Set up all four virtual Ethernets with the following configuration.

Figure 3: Ethernet adapter-1 Port Virtual Ethernet (VLAN ID 1) Priority 1
Figure 3: Ethernet adapter-1 Port Virtual Ethernet (VLAN ID 1) Priority 1
Figure 4: Ethernet adapter-2 Port Virtual Ethernet (VLAN ID 99)
Figure 4: Ethernet adapter-2 Port Virtual Ethernet (VLAN ID 99)
Figure 5: Ethernet adapter-3 Port Virtual Ethernet (VLAN ID 2) Priority 1
Figure 5: Ethernet adapter-3 Port Virtual Ethernet (VLAN ID 2) Priority 1
Figure 6: Ethernet adapter-4 Port Virtual Ethernet (VLAN ID 88) Priority 1
Figure 6: Ethernet adapter-4 Port Virtual Ethernet (VLAN ID 88) Priority 1

The above shown configuration is for VIOS-A. You need to apply the same configuration for VIOS-B, with the small change.

VIOS-B configuration

1st Virtual Ethernet Adapter: Port Virtual Ethernet (VLAN ID 1) Priority 2

2nd Virtual Ethernet Adapter: Port Virtual Ethernet (VLAN ID 99)

3rd Virtual Ethernet Adapter: Port Virtual Ethernet (VLAN ID 2) Priority 2

4th Virtual Ethernet Adapter: Port Virtual Ethernet (VLAN ID 88)

With this configuration, you will be able to see the six Ethernet adapters on VIOS-A and VIOS-B (two physical adapters and four virtual ports).

Figure 7: All Ethernet adapters on console
Figure 7: All Ethernet adapters on console

Step 2: Create a Shared Ethernet Adapter

Here, we need to create a Shared Ethernet Adapter that includes one physical Ethernet port and two virtual ports. With the help of the following command, we can create two different Shared Ethernet Adapters.

$mkvdev -sea ent0 -vadapter ent2 -default ent2 -defaultid 1 -attr ha_mode=auto 
ctl_chan=ent3
                    
$mkvdev -sea ent1 -vadapter ent4 -default ent4 -defaultid 2 -attr ha_mode=auto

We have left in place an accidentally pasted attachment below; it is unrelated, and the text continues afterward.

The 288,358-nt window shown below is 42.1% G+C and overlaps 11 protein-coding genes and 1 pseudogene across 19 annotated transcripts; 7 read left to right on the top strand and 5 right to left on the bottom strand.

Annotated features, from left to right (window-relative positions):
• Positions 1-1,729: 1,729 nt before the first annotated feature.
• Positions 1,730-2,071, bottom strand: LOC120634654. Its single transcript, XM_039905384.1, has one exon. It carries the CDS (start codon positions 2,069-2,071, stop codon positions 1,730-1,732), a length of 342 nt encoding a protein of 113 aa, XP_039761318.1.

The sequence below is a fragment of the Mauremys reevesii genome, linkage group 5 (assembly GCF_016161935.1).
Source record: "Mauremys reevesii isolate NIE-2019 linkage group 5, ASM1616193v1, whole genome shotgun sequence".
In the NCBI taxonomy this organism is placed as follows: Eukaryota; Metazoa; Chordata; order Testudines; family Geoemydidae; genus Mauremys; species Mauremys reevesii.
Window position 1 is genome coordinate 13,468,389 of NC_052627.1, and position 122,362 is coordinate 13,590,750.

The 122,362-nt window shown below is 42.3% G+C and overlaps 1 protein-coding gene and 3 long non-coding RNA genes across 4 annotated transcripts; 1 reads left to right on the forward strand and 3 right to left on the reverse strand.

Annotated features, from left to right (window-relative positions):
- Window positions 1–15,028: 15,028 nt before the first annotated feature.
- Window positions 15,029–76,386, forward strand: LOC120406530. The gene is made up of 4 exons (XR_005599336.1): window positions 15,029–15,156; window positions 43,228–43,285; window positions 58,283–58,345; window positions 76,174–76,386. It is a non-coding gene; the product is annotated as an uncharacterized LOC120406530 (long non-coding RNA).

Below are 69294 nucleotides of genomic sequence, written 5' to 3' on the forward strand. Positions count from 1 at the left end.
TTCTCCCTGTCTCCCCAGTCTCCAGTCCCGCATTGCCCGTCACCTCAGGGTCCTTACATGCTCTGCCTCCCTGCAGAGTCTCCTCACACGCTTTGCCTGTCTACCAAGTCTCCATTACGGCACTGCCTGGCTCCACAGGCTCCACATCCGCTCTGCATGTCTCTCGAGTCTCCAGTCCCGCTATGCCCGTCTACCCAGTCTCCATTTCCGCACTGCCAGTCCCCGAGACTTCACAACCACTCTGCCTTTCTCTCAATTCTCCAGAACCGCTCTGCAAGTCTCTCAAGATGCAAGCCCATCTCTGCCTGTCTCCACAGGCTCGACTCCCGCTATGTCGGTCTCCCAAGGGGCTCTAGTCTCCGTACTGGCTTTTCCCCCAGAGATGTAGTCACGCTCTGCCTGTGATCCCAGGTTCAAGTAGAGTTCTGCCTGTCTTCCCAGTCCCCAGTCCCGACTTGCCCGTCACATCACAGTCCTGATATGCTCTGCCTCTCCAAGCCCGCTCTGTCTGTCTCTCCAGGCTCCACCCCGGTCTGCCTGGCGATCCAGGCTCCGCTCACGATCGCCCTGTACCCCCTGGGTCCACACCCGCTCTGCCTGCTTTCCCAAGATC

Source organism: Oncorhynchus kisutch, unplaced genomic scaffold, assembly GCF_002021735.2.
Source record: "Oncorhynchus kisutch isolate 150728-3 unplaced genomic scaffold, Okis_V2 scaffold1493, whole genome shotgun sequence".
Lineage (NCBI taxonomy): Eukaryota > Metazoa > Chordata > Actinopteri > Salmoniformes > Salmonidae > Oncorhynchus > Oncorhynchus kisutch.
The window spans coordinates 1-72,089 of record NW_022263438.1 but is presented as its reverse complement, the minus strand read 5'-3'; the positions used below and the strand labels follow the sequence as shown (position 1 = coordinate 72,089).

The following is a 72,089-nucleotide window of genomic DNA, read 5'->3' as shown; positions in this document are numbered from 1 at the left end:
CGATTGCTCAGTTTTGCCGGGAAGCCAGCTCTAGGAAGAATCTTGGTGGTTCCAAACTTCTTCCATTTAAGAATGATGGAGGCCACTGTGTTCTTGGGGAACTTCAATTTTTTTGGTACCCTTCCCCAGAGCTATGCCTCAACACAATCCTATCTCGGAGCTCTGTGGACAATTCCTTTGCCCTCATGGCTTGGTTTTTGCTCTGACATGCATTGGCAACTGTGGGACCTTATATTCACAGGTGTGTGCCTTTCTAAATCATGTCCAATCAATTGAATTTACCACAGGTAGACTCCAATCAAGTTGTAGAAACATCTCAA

ctl_chan=ent5
Figure 8: Shared Ethernet Adapters
Figure 8: Shared Ethernet Adapters

We need to perform the same action on VIOS-B.

mkvdev -sea ent0 -vadapter ent2 -default ent2 -defaultid 1 -attr ha_mode=auto 
ctl_chan=ent3
                    
$mkvdev -sea ent1 -vadapter ent4 -default ent4 -defaultid 2 -attr ha_mode=auto 
ctl_chan=ent5

Here, both Shared Ethernet Adapters will be able to communicate with different networks at the same time and both VIOS are redundant to each other.

To check the primary Ethernet adapter from both VIOS, we can use the following command.

entstat -all en6 |grep State
                    
entstat -all en7 |grep State

On the primay VIOS, verify whether the Ethernet state is PRIMARY.

Figure 9: en6 PRIMARY
Figure 9: en6 PRIMARY

On the secondary VIOS, verify whether the Ethernet state is BACKUP.

Figure 10: en7 BACKUP
Figure 10: en7 BACKUP

As we know, by default, VIOS-A is primary for the Network and Fiber Optic (DISK, Storage) communication. To avoid this load and make efficient use of both VIOS, we can prioritize VIOS-B as a primary for network traffic and VIOS-A for Primary for Fiber Optic Communication. To do this, we need to swap priorities of VIOS-B from 2 to 1 and for VIOS-A, we need to swap priorities from 1 to 2.